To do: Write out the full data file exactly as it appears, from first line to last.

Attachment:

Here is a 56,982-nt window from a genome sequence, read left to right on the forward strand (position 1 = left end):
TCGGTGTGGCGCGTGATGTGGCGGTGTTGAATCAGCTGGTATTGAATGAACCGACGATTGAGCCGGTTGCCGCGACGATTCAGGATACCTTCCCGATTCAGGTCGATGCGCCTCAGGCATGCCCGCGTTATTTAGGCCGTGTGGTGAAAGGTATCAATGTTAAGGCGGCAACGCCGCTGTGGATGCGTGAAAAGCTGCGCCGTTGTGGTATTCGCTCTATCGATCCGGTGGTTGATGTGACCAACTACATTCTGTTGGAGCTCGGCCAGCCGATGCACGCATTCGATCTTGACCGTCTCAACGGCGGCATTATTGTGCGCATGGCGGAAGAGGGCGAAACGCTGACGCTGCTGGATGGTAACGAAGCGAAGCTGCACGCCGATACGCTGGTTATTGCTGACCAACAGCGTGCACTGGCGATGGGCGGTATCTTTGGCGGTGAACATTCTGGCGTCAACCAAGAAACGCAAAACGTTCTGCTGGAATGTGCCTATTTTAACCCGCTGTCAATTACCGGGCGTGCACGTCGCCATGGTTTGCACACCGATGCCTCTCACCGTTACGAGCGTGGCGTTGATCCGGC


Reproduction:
Here is a 56,982-nt window from a genome sequence, read left to right on the forward strand (position 1 = left end):
TCGGTGTGGCGCGTGATGTGGCGGTGTTGAATCAGCTGGTATTGAATGAACCGACGATTGAGCCGGTTGCCGCGACGATTCAGGATACCTTCCCGATTCAGGTCGATGCGCCTCAGGCATGCCCGCGTTATTTAGGCCGTGTGGTGAAAGGTATCAATGTTAAGGCGGCAACGCCGCTGTGGATGCGTGAAAAGCTGCGCCGTTGTGGTATTCGCTCTATCGATCCGGTGGTTGATGTGACCAACTACATTCTGTTGGAGCTCGGCCAGCCGATGCACGCATTCGATCTTGACCGTCTCAACGGCGGCATTATTGTGCGCATGGCGGAAGAGGGCGAAACGCTGACGCTGCTGGATGGTAACGAAGCGAAGCTGCACGCCGATACGCTGGTTATTGCTGACCAACAGCGTGCACTGGCGATGGGCGGTATCTTTGGCGGTGAACATTCTGGCGTCAACCAAGAAACGCAAAACGTTCTGCTGGAATGTGCCTATTTTAACCCGCTGTCAATTACCGGGCGTGCACGTCGCCATGGTTTGCACACCGATGCCTCTCACCGTTACGAGCGTGGCGTTGATCCGGC